• different definition of disabilities among member states
  • gender disaggregated data prevents researchers from distinguishing between physical or mental disabilities and degree of disabilities
Disability definitions reflect different models of disability and impairment, which also affect the strategies  adopted  for  meeting  the  needs  of  people  with  disabilities.  Two  main  models  of  disability are considered:
  • the medical model: focuses on the individual’s health condition, which can potentially impact on her/his quality of life;
  • the social model:  focuses   on   socially-created   barriers,   both   physical   and   social/cultural, that do not accommodate the variety of abilities of the population.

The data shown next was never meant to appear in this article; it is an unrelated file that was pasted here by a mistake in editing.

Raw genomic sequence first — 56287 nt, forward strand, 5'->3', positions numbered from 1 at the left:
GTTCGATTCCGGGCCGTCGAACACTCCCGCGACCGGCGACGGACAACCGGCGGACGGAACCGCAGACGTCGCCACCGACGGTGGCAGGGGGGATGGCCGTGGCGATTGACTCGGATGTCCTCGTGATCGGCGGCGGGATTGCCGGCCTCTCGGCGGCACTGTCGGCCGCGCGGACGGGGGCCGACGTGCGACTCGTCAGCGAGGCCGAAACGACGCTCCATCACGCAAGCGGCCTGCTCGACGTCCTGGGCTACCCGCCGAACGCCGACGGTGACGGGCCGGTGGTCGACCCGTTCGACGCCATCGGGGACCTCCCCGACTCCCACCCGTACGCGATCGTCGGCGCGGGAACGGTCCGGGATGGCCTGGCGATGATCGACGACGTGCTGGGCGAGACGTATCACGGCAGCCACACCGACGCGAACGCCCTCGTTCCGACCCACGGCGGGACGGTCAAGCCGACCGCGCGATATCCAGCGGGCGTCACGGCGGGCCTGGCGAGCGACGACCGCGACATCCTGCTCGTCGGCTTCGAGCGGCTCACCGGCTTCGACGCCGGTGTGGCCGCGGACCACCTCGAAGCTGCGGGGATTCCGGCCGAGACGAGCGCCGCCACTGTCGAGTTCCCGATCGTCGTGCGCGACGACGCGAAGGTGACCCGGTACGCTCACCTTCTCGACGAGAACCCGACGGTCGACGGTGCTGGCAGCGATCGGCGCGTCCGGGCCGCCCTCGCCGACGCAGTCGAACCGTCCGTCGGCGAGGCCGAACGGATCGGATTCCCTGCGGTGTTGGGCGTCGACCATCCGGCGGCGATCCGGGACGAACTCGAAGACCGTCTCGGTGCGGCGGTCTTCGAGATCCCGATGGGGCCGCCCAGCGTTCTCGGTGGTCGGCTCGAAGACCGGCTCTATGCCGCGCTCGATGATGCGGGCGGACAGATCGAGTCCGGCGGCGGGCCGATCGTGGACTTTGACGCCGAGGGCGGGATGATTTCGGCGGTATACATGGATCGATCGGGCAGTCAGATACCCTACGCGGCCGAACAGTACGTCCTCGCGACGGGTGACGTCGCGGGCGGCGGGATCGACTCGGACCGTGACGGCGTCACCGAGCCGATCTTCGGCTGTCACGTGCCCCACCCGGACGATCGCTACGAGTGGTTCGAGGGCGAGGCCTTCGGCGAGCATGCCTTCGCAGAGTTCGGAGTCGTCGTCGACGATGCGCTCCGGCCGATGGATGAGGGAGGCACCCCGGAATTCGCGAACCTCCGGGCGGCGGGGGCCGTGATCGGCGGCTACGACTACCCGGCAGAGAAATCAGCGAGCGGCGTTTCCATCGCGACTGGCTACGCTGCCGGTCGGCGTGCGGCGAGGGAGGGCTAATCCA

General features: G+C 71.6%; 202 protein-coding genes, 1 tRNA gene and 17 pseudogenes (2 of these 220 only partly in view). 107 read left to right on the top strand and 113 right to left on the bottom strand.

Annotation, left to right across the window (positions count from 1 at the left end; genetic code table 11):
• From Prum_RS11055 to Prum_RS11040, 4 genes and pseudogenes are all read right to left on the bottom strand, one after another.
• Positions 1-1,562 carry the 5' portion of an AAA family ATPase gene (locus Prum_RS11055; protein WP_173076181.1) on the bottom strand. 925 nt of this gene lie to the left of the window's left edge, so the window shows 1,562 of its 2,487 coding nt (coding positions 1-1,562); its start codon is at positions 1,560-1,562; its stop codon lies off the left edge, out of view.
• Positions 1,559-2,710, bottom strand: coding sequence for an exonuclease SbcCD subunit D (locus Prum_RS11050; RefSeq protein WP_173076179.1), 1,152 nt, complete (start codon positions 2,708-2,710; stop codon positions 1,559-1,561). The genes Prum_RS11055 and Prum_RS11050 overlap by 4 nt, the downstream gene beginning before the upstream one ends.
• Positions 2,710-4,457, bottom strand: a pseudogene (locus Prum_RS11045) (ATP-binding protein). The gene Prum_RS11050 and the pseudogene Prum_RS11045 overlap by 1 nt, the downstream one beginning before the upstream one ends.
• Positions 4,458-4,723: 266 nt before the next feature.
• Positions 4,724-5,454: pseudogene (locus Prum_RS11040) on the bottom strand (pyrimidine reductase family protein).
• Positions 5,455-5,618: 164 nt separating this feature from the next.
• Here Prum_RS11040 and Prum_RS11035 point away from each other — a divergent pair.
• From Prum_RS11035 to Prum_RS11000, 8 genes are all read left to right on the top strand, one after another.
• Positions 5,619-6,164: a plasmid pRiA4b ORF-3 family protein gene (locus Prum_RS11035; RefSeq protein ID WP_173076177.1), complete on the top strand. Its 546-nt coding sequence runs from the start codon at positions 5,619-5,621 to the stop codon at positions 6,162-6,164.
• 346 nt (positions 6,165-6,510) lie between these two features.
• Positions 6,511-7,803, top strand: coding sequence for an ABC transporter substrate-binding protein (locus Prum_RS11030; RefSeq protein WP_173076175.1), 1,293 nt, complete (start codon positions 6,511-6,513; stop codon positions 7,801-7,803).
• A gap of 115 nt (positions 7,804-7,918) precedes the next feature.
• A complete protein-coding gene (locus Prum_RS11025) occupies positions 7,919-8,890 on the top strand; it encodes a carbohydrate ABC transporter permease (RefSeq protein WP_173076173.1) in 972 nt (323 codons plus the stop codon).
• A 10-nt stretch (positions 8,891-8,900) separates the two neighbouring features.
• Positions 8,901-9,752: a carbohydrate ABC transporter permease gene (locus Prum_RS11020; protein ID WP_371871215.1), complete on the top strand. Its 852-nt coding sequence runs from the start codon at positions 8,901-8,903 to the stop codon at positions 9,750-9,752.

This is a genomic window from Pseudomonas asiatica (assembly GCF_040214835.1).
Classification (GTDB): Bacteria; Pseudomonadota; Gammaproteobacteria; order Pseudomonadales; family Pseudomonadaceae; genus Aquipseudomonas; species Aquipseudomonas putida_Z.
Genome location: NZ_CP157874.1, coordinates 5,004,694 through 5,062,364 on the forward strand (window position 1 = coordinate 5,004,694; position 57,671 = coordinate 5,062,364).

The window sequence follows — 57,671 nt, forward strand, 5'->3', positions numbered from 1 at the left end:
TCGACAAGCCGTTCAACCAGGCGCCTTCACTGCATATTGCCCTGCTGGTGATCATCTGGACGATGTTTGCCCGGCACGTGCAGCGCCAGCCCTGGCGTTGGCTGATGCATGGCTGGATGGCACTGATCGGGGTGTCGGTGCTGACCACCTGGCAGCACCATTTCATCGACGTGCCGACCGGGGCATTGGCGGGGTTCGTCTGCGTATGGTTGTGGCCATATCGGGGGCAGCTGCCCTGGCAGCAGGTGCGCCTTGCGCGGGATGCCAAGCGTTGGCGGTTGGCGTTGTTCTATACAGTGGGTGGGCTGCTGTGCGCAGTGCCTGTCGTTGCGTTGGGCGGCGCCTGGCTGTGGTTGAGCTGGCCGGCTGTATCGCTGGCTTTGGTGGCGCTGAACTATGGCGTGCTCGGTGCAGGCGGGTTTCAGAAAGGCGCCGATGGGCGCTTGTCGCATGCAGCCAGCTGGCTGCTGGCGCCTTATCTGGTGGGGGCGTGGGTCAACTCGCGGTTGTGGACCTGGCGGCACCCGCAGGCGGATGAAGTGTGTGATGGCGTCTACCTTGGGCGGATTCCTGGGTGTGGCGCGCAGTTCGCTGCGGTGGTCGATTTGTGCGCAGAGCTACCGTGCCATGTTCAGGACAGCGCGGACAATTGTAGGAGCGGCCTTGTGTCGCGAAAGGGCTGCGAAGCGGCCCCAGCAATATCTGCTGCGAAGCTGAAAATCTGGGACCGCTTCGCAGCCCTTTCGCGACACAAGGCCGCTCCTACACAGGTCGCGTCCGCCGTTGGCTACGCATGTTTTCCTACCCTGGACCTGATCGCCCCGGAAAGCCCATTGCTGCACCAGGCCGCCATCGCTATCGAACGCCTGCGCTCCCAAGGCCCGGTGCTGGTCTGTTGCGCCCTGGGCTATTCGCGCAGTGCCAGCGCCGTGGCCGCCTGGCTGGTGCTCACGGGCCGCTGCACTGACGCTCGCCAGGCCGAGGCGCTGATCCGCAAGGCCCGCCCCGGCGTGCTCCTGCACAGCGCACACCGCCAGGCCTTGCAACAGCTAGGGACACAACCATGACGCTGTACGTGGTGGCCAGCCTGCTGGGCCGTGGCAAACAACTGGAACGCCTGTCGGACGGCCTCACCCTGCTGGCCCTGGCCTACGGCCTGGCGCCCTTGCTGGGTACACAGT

These two models take a different perspective  of  the  interaction  between  the  health  condition  of  an  individual  and  the environment we all live in.  The social model is at the basis of the ‘evolving concept’ of disability adopted by the UN Convention on the Rights of Persons with Disabilities (UN CRPD).

The study states that women with disabilities are not an homogeneous group, and their experience and needs depend on the type and severity of disability, the age and manner of disability onset, socio-economic and demographic characteristics, and biographical experiences. On the other hand, social norms contribute to the stigmatisation of women with disabilities as
undervalued, undesirable, asexual and dependent, and give thus rise to abuse.